Clinicians: Beware the Claim of Cost-Effectiveness

Brad Spellberg, MD


February 28, 2017

Making the Decision Relevant to Your Setting

Trying to save money. How should clinicians and hospital formulary or device decision-makers think about adding new medications and technologies to clinical practice? Consider our scenario in which clinicians want to prescribe oritavancin to a patient with cellulitis to avoid an admission to the hospital, on the grounds that it will "save the patient and the hospital money."

If the patient has Medicare and is admitted to the hospital, the patient bears no cost for the drug, because the hospital bears all inpatient costs. In contrast, if the patient is given oritavancin in the ED and discharged home, the patient will have to pay a deductible before Medicare Part B coverage kicks in. The hospital will be paid much more for an admission than for an ED visit. With admission, the hospital will make more money by using a cheaper alternative to the new, expensive antibiotic. Thus, the patient and the hospital might not agree that costs have been saved by prescribing the pricey new antibiotic and discharging the patient from the ED.

So, what does it mean to consider costs from the perspective of society? Out-of-pocket patient costs (eg, the patient's deductible and copay) and provider or hospital costs (eg, from salary, supplies, physical plant, and other overhead) are not societal costs. Rather, societal costs include insurance premiums that are shared among patients and employers, taxes that fund Medicare and Medicaid, lost economic productivity due to illness or death, and social welfare costs to care for families of employees who cannot work. In the current era, these societal costs are often intentionally dissociated from the actual costs of delivering healthcare.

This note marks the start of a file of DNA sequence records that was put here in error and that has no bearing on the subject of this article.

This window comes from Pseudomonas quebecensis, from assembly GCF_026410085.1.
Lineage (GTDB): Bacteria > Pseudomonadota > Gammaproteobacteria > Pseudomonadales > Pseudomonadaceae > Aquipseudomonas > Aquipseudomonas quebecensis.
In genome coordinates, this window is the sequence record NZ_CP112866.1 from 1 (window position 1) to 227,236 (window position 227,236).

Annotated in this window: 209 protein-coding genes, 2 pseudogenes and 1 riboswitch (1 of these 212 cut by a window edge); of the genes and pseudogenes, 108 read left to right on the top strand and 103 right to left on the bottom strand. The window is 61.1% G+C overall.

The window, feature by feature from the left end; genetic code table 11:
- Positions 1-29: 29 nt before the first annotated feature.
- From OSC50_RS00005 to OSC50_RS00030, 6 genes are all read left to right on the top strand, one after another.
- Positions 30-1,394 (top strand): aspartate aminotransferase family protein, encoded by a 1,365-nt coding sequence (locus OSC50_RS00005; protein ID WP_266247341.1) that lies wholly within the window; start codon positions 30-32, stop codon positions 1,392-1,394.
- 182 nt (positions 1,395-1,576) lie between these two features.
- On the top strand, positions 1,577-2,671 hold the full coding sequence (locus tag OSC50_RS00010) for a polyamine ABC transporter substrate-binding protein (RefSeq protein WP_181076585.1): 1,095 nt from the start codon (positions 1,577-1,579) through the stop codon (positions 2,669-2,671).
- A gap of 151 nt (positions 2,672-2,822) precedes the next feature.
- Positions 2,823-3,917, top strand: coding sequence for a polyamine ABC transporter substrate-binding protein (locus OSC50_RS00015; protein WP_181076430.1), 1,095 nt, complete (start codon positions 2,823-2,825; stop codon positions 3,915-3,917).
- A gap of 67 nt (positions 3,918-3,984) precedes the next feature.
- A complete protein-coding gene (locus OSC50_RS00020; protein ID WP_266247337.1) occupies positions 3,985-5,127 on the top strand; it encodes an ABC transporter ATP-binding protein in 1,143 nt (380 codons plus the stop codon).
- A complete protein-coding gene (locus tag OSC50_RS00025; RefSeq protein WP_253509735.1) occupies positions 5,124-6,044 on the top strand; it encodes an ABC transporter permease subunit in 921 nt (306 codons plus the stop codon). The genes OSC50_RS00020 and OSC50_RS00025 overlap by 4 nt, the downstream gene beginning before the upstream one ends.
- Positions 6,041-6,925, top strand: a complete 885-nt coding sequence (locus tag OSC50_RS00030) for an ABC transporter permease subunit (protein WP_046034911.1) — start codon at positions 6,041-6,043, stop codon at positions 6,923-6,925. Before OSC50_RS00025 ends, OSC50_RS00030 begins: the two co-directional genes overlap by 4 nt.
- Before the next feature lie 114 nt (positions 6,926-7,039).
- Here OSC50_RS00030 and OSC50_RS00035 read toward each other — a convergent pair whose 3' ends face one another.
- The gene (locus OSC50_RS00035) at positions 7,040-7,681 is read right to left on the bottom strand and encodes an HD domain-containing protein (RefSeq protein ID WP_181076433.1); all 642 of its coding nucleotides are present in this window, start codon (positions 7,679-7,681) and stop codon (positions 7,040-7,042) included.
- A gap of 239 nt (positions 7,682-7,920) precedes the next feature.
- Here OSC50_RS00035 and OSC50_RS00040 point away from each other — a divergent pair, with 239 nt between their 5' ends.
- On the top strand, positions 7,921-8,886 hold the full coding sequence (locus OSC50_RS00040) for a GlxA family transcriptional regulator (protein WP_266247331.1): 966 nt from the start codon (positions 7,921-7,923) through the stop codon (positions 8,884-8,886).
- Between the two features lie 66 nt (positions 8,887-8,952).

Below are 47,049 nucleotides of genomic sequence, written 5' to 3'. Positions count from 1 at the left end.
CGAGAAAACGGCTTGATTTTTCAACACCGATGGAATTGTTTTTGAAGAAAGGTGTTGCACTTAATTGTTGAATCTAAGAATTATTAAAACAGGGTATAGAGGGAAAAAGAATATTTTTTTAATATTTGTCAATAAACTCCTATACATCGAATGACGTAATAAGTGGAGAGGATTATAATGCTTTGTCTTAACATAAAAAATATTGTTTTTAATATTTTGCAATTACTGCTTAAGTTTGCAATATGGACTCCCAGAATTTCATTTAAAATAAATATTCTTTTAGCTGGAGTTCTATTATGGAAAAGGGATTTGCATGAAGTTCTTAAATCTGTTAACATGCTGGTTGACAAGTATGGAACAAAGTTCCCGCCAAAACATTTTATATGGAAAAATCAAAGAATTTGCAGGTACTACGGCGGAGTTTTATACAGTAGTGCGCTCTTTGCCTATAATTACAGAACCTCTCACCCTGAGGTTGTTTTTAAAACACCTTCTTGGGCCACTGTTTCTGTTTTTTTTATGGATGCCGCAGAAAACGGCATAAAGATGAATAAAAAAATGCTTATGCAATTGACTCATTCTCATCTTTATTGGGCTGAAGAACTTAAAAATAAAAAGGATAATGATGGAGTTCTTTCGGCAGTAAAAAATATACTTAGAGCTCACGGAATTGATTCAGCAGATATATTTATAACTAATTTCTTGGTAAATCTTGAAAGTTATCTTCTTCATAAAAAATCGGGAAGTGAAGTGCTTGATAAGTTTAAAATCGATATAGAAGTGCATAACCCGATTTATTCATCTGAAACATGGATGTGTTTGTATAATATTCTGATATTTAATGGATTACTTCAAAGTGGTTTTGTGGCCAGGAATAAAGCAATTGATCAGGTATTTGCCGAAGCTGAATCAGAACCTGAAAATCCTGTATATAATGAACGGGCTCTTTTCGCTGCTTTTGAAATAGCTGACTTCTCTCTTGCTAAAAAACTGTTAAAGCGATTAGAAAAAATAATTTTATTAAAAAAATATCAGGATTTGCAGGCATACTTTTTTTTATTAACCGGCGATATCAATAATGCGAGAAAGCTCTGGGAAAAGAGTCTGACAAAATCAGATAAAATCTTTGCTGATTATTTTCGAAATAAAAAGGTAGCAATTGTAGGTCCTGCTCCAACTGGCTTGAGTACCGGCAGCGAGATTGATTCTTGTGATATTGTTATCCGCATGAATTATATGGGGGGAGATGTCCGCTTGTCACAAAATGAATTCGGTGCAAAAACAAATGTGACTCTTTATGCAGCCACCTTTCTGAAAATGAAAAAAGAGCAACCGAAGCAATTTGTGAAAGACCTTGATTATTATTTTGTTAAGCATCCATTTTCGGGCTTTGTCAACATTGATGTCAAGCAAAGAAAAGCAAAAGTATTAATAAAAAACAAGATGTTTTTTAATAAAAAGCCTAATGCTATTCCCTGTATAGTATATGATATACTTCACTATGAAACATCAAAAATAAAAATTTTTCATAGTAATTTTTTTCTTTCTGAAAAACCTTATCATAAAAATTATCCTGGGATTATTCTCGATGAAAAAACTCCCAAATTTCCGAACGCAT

For an inpatient covered by Medicare, the hospital, and not society, bears the actual costs of care delivery. Medicare pays for inpatient care through a flat-rate, bundled payment based on the patient's diagnosis-related group (DRG), irrespective of how much money is spent by providers and the hospital in the actual care of the patient. Medicare is firewalled away from the true out-of-pocket costs by the flat-rate, DRG-based payment.

[N]ewer payer models are designed to contain costs by dissociating the societal costs...from the actual costs.

Similarly, for the increasing numbers of patients in managed care health plans, payments are made to the healthcare system on a per member, per month basis, and costs required to deliver care are borne by the hospital or provider group. Society is thereby sequestered from the cost of the patient's hospital stay.

As for inpatient care, outpatient fee-for-service models are increasingly being replaced by models based on value-based purchasing and managed care.[7,8] These newer payer models are designed to contain costs by dissociating the societal costs paid by health plans from the actual out-of-pocket costs of care borne by patients, providers, and hospitals.


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